Kazunori Yamauchi is a living legend, a game designer who doesn’t just recreate cars inside Gran Turismo, but actually invents them. He is responsible for some of the most beautiful, most advanced and most high-tech concept car designs in the world. Mercedes designed the AMG Vision Gran Turismo for him, a car that looks like Princess Amidala’s Nubian Royal Starship in Star Wars. And he personally sketched the first design of the Red Bull X2010, the fastest ever car in any Gran Turismo with a top speed of 311 miles per hour.
“I sat down with some friends and we joked around that idea of a street car, that could compete with one from Formula One,” remembers Yamauchi-san, when we sit down with him at a preview event for Gran Turismo Sport at Nürburgring in Germany. Luckily his friends happened to be four times World Champion Sebastian Vettel and his chief technical officer Adrian Newey, who designs and builds F1 cars for a living.
“At the end of the day we are all just a bunch of car nerds,” Yamauchi throws in quite casually. This might sound a tad forced, like a Hollywood movie director suddenly professing to be a huge comic book fan the moment they’re hired by Marvel Films, except that Yamauchi is not just the creative director of Gran Turismo Sport and CEO of Polyphony Digital, but an actual race driver with Team BMW himself. He means it.
“I am a huge fan of the typical Formula One wing design, which you normally don’t have in a normal ride like a Lamborghini, Koenigsegg or Porsche,” he says, though he actually owns eight sport cars at the moment as well. “And I love enclosed wheels. On the other hand Adrian was very fascinated by the idea of bringing back a superior version of the fan car technology, that was used back in the good old days of legends like the Brabham BT46B. The Red Bull X2010 pulls out air from underneath the car, creating an area of low pressure, so the car get’s pressed to the ground, producing downforce. That way you can go into a corner, with much more speed.” It worked, test driving the virtual RB X2010, Sebastian Vettel indeed was 20 seconds faster on Suzuka Circuit in Gran Turismo 5 than with his real F1 car on the real track.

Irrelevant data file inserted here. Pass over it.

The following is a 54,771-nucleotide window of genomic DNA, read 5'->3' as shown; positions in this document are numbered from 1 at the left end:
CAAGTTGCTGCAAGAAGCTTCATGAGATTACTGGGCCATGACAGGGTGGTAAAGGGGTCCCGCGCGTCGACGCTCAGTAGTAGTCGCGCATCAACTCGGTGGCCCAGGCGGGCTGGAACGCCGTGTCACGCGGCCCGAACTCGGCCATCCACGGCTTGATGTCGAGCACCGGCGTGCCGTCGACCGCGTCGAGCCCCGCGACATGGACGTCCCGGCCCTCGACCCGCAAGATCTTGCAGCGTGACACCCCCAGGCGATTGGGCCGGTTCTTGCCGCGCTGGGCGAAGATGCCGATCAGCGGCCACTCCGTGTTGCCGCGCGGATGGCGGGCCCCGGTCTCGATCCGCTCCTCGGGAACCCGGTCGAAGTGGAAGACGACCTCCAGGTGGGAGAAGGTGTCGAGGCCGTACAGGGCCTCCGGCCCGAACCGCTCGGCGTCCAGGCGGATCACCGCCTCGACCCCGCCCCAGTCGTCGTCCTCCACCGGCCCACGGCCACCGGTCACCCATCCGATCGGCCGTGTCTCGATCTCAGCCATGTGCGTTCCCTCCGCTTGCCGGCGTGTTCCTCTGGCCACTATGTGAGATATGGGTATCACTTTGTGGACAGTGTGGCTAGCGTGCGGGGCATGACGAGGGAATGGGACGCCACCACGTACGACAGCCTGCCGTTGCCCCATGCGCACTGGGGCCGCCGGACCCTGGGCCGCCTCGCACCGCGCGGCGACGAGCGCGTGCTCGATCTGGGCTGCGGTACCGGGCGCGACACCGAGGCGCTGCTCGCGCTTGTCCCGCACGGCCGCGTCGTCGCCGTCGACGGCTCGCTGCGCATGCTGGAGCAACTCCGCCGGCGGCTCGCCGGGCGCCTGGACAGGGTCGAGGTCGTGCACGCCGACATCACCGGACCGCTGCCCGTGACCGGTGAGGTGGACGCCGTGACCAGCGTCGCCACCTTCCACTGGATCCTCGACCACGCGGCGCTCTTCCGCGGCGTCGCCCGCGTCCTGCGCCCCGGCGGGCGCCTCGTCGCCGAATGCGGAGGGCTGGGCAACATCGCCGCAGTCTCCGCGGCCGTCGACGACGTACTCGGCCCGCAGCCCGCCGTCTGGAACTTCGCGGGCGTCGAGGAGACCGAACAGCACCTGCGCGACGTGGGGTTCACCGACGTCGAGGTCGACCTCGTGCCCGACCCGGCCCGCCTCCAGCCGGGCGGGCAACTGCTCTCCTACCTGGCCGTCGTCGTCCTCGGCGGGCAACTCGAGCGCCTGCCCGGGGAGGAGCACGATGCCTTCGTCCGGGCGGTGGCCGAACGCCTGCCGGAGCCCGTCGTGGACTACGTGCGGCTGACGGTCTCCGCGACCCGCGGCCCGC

GT Sport Trailer (Dirty)
GT Sport Trailer (Dirty)
“That was good fun," Yamauchi shows a satisfied smile. “It’s still the fastest and best car of any Gran Turismo, but unfortunately it’s not possible to build it for the real world, which makes me a little bit sad. According to our metrics at top speed the car would produce 8G in G-Force. Now if I remember correctly, a F-16 fighter jet is electronically limited to 9G. So that would be a little bit tough on a pilot, but certainly a good ride.”
Real supercars, designed and built for Gran Turismo
Regardless, Kazunori Yamauchi is one of the only game designers in the world that real car manufacturers listen to for inspiration. When going hands-on with Gran Turismo Sport two days before the famous 24h Race at Nürburgring, our first obvious choice is the Bugatti Vision Gran Turismo. It’s the fastest sports car ever built for the real world with 1650 horsepower, the second fastest of any GT and the fastest ride of Gran Turismo Sport.
Granted, you never know what kind of surprises Yamauchi has in store. Just to put things into perspective: the BMW racing car Yamauchi used for the 24h Race at Nürburgring is a heavily tuned BMW M6 GT3 with 585 horsepower. If you’ve ever driven such a car, we’re talking about a top speed of 218mph (350kph). Eye watering, except that the BMW would get eaten for lunch by the Bugatti Vision Gran Turismo, which has a top speed in the virtual and the real world of 273mph (439kph).
“I love the design of the car, with the very classy, kinda angry looking ‘eyes’,” says Yamauchi. “And obviously the sound, such a 16v, is just music to my ears.” The Bugatti Vision GT indeed sounds great in the game, but it could be more punchy, a little bit more aggressive. Sound design has been a major focus for GT Sport and Polyphony Digital have made a ton of new recordings, but the engines still don’t roar like a lion, which is a pity. Yamauchi admits that GT Sport actually is still in a very early stage. Even the graphics are not even close to final. “They are roughly at 50 to 60 percent of what we want to achieve on PS4.”
While visuals will be a major focus until launch, it feels like for Yamauchi, at least, that it’s much more important to create some sort of driving magic, that is very tough to achieve in the real world. “First a Bugatti is extremely expensive, I actually don’t know a ton of people owning one. Do you have a friend, driving a Bugatti?”
Erm, no, we admit sheepishly.
“And then there are not many tracks out there where you can accelerate to 270mph (434kph). I know they’ve done that with the Veyron Super Sport at Kennedy Space Center, where they have a large runway for space shuttles. I don’t know though, if you can rent that place. So if you are not among the super rich, it’s always nice to have a safe haven to try out the most exotic cars of this planet – and this year it’s called Gran Turismo Sport,” he laughs.
Racing game or landmark simulator? Why not both?